Spring 2019 - Vol. 14, No. 1
 
 
Hostetter                           Atlee 


PHOTO QUIZ FROM FAMILY PRACTICE

Woman with an Unusual Rash
A Reticular Hyperpigmented Dermatosis
 
Andrew Hostetter, MMS, PA-C
 Penn Medicine LG Health Family Medicine Downtown
 
 Lawton C. Atlee, PA-S
Thomas Jefferson University East Falls
 

          
                                                            
 
CASE HISTORY
A 47-year-old female presented to her family physician’s office with chronic low back pain, and a rash over her lower back. She had undergone a laminectomy six months earlier, followed by physical therapy. Her back pain had improved initially, but it had returned two months ago. She was taking ibuprofen, and variously applying heat or ice without relief. She is inquiring about the possibility of restarting the opiate pain medication she had been taking prior to surgery.

She also reports a rash over her lower back that she had first noticed about two months ago. She thinks it started in a small area about the size of a quarter, and it seemed to spread over her lower back. The rash was not painful or pruritic.

Her medications include albuterol, Vitamin B12, cetirizine, ibuprofen, lamotrigine and omeprazole. There were no recent changes in her medications.
 
PHYSICAL FINDINGS
Examination of the lower back revealed a surgical scar consistent with prior laminectomy, a prominent tattoo, and hyperpigmented skin with non-blanchable brown macules in a reticular pattern.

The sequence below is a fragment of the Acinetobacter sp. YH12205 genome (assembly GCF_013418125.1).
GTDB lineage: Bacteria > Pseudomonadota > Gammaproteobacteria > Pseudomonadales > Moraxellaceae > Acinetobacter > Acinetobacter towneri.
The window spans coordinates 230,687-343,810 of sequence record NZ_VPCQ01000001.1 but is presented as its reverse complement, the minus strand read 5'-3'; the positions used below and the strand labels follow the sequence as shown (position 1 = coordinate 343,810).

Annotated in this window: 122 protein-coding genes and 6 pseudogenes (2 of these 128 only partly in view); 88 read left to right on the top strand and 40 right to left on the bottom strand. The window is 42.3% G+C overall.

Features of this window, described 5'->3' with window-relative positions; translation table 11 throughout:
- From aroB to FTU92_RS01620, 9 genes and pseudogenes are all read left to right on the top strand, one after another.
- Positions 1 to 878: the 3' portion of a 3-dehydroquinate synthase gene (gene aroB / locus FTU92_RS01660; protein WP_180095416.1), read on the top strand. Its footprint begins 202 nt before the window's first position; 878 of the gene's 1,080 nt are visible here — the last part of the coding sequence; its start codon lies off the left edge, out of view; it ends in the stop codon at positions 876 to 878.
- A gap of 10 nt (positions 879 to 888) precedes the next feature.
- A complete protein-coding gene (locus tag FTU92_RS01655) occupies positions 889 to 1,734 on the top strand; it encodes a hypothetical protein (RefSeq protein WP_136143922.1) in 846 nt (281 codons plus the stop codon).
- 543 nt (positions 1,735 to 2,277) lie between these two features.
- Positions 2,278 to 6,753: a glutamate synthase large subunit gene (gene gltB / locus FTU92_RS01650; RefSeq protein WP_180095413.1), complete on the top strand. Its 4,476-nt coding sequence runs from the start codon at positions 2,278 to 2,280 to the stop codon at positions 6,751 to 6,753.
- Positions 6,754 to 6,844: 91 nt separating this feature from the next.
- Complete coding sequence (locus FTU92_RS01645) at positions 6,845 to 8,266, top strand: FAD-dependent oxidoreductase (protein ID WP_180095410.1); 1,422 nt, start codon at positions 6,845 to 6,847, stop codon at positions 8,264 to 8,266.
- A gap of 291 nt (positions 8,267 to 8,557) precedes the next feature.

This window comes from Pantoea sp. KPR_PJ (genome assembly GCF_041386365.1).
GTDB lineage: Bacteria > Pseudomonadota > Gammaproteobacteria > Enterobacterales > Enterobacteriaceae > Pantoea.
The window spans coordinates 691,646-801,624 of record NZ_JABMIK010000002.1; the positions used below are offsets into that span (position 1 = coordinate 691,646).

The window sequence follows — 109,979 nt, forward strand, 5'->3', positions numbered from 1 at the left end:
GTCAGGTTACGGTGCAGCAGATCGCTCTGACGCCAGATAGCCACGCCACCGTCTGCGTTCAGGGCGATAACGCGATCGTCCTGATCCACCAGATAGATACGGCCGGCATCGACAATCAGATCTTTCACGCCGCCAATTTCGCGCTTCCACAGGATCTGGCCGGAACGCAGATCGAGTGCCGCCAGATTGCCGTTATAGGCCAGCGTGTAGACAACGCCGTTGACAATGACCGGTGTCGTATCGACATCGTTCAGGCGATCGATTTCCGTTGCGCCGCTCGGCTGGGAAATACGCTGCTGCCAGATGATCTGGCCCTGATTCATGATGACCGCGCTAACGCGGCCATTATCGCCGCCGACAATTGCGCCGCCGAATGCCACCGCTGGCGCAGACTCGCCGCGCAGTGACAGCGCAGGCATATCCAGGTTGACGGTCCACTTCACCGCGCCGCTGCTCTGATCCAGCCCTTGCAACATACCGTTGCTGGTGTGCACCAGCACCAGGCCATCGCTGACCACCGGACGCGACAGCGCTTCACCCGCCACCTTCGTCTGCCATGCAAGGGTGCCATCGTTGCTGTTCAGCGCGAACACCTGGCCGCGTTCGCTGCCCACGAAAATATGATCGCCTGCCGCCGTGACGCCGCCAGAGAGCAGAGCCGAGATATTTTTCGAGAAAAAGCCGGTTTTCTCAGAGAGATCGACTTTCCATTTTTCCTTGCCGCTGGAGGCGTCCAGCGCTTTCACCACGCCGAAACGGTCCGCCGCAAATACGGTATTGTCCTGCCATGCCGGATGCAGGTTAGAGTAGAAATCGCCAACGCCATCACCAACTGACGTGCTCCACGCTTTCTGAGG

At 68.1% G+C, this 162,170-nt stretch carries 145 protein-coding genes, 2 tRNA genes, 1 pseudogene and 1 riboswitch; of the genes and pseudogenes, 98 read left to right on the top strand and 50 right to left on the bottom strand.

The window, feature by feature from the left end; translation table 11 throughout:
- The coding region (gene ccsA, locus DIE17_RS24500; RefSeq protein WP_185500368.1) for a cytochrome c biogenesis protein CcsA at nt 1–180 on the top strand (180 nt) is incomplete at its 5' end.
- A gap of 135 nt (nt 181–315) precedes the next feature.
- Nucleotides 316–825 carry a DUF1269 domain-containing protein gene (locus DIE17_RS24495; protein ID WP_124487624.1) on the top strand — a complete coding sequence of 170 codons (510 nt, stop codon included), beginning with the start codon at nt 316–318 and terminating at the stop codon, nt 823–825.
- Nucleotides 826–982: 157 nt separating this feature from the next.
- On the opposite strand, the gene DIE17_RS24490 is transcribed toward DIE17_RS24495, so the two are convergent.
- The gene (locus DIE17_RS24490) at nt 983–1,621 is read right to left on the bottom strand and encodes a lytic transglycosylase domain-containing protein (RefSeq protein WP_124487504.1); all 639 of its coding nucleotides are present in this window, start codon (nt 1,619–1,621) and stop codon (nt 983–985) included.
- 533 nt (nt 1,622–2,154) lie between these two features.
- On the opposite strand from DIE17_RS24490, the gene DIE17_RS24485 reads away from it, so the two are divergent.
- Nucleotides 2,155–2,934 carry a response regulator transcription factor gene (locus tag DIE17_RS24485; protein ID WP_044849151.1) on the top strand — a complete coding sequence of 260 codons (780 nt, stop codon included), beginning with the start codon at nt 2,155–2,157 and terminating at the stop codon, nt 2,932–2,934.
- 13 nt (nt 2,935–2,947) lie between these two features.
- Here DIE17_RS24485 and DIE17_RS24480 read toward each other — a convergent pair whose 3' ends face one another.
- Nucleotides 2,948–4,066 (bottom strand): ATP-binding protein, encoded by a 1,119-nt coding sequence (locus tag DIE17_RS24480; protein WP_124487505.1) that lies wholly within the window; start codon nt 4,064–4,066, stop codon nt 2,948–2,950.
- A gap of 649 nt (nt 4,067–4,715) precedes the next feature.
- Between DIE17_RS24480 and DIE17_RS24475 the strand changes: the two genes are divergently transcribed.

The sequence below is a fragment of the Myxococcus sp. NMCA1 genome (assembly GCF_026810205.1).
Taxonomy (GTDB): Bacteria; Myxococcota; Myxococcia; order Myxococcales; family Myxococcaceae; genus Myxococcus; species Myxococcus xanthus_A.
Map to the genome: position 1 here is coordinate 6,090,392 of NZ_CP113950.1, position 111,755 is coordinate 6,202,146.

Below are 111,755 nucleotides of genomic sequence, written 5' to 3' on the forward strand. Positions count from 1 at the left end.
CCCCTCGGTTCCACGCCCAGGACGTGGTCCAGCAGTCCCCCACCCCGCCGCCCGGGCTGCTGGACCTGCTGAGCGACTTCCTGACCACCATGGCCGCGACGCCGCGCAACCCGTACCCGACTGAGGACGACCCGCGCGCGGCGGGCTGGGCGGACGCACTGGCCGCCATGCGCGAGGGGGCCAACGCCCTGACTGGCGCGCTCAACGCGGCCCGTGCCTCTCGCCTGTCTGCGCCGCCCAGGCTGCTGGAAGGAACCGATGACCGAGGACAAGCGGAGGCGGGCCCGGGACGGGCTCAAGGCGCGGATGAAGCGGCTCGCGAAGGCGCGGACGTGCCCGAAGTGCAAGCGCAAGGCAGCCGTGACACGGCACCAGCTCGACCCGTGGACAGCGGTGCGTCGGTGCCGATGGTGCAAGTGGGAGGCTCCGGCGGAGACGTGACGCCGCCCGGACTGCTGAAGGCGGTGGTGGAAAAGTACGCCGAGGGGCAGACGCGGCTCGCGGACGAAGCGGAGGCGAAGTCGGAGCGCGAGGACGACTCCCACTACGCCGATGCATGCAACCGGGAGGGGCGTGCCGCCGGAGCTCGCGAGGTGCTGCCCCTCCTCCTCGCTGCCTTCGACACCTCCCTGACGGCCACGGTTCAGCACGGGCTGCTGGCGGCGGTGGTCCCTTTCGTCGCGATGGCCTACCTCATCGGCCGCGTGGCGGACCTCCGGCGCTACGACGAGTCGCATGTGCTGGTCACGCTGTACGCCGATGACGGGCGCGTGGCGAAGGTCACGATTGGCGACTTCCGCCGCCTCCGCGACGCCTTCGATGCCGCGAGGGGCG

What is the diagnosis?1,2
1.   Delayed hypersensitivity to tattoo dye
2.   Livido reticularis
3.   Lamotrigine drug eruption
4.   Erythema ab igne
 




BIOPSY RESULTS
Punch biopsy revealed vacuolar changes along the dermo-epidermal junction, and a sparse, superficial, perivascular lymphocytic infiltrate that contained melanophages. There was no evidence of vasculitis.

The findings, together with the history, were suggestive of erythema ab igne.3  

DISCUSSION
Erythema ab igne, also known as “toasted skin syndrome” or “fire stains,” is caused by chronic exposure to heat below the threshold for burns. It was more common prior to the advent of central heating, due to heat exposure from open fires and stoves, and often affected the shins. Currently, more common causes include other exposures to heat, such as heating pads, heated car seats,4 holding a laptop on the thighs,5  and occupational exposures such as in foundries and bakeries.

Erythema ab igne initially presents with blanchable erythema in a characteristic reticular pattern in the area of heat exposure. Over time the erythema develops into brown hyperpigmentation (from melanin and hemosiderin) in a similar pattern that is no longer blanchable. The treatment is removal of exposure to the heat source.  In patients who are using heat for treatment of pain, the cause of the pain should be identified. Removal of heat should bring about spontaneous resolution of the hyperpigmentation over time, but it may be permanent.

In this case the patient stopped applying heat, and the hyperpigmentation resolved completely within two months.

REFERENCES
1. Habif, Thomas. Clinical Dermatology. (6th ed.) 2016. Philadelphia, PA. Elsevier.

2. Boognia P, Jean, Jorizzo L, Rapinin, Ronald, Dermatology, (Volume 1) 2003. Philadelphia, PA: Elsevier.

3. Beleznay K, Humphrey S, Au S. Erythema ab igne. CMAJ 2010; 182:E228.

4. Adams BB. Heated car seat-induced erythema ab igne. Arch Dermatol 2012; 148:265.

5. Arnold AW, Itin PH. Laptop computer-induced erythema ab igne in a child and review of the literature. Pediatrics 2010; 126:e1227.